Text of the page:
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YourNextRead Offers Suggestions Based Off Your Current Book

When nearing the end of a great book it’s natural to want more books like the one that is about to come to an end. YourNextRead takes the book you’re reading and suggests follow up books to match it.

For each book you plug in you get eight suggestions. You can click on one of the suggestions to read more or, if you’re already familiar with the book, give it a thumbs up or thumbs down to refine the search. We plugged in Nurture Shock, a book we just finished reading–it’s a fantastic book that reads like a Freakonomics-style look into childhood–and were rewarded with some solid matches right off the bat like Mind in the Making and Outliers. All solid recommendations that fit the culture through the lens of statistical analysis ¬†and/or child-rearing theme found in Nurture Shock.

Hit up the link below to take YourNextRead for a spin or visit MakeUseOf for additional book finding resources.

YourNextRead [via MakeUseOf]

Jason Fitzpatrick is warranty-voiding DIYer and all around geek. When he's not documenting mods and hacks he's doing his best to make sure a generation of college students graduate knowing they should put their pants on one leg at a time and go on to greatness, just like Bruce Dickinson. You can follow him on if you'd like.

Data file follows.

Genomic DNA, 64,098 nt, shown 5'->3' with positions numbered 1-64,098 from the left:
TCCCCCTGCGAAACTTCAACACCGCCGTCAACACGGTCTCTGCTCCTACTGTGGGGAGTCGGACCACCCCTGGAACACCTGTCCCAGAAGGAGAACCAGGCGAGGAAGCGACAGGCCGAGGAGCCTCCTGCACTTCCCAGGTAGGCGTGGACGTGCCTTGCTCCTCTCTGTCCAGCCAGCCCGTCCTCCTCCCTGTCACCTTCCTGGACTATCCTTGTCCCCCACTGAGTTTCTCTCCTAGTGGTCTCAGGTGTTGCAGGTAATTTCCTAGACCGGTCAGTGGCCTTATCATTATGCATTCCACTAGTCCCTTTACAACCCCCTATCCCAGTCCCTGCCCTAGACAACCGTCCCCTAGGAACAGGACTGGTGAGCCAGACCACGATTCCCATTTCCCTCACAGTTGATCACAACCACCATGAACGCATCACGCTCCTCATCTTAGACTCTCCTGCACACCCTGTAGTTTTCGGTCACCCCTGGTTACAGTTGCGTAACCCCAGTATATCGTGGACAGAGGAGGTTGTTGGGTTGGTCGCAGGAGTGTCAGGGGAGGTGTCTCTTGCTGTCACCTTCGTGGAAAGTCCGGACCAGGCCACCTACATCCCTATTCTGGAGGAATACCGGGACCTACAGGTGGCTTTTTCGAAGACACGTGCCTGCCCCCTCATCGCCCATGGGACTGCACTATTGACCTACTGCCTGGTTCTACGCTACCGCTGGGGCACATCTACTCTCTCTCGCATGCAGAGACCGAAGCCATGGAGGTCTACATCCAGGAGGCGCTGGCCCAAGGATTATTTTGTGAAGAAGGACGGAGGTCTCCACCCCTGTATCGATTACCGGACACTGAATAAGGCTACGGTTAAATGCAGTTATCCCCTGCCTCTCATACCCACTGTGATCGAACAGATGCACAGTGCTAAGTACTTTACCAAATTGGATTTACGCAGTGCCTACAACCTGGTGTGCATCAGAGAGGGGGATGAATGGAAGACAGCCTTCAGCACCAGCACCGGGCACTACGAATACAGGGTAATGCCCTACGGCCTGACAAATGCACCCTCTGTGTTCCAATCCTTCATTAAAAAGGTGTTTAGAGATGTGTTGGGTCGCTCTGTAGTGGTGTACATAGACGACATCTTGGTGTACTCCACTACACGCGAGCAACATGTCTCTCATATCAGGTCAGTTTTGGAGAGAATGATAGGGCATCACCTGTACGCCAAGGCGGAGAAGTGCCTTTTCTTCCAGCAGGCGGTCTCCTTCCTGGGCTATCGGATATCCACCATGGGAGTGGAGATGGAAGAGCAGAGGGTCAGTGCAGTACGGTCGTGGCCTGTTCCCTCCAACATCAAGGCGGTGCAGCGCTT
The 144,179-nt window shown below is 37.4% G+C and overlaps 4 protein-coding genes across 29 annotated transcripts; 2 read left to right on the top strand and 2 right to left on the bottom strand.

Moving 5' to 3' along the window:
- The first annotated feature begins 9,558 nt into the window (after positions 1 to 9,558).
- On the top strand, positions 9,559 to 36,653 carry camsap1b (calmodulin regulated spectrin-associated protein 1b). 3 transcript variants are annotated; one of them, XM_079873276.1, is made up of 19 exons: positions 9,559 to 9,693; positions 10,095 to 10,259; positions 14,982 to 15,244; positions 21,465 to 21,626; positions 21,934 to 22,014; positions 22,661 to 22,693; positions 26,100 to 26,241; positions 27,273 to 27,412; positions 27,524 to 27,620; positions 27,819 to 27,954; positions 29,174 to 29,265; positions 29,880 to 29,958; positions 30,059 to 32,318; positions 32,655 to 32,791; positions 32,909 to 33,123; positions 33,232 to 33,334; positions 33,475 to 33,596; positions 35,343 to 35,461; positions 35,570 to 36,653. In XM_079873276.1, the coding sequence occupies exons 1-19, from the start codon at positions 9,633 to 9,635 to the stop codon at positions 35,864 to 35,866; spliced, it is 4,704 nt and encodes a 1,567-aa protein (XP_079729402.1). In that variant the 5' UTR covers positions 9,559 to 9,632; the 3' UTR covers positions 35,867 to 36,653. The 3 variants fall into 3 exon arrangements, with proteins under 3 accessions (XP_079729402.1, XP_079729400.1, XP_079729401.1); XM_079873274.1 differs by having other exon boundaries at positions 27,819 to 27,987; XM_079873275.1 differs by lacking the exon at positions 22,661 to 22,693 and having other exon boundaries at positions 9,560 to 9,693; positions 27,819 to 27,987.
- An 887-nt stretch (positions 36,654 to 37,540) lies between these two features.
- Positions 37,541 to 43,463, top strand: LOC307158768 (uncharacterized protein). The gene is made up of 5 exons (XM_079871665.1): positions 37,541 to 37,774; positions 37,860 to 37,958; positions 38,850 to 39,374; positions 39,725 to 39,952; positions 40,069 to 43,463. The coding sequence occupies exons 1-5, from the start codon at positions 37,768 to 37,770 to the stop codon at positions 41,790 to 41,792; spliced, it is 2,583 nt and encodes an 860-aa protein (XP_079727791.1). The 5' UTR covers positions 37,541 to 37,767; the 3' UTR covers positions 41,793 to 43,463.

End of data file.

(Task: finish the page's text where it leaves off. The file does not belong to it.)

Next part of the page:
• Published 05/3/11

Comments (3)

  1. KB

    check out this possible website

  2. Marko

    Marko here YNR co-founder. Thanks for the write up. You can also build personalized maps and recommendations using the MyMap feature. Go to YourNextRead to find out more

  3. ChrisH

    There’s been a fair bit written on getting caught in your own filter bubble. When I was at Uni and one used booked citation indexes, part of the joy – and importance of book based searches – was that I could go as deep as I wanted to but always left say apx 15% of searches for physically “nearby” citations that were NOT directly related. In other words outside the filter parameters. On many occasions interesting topics and ideas availed themselves and there would not of been any other method of coming accross this info. The synthetic nature of knowledge generation is too readily lost these days.

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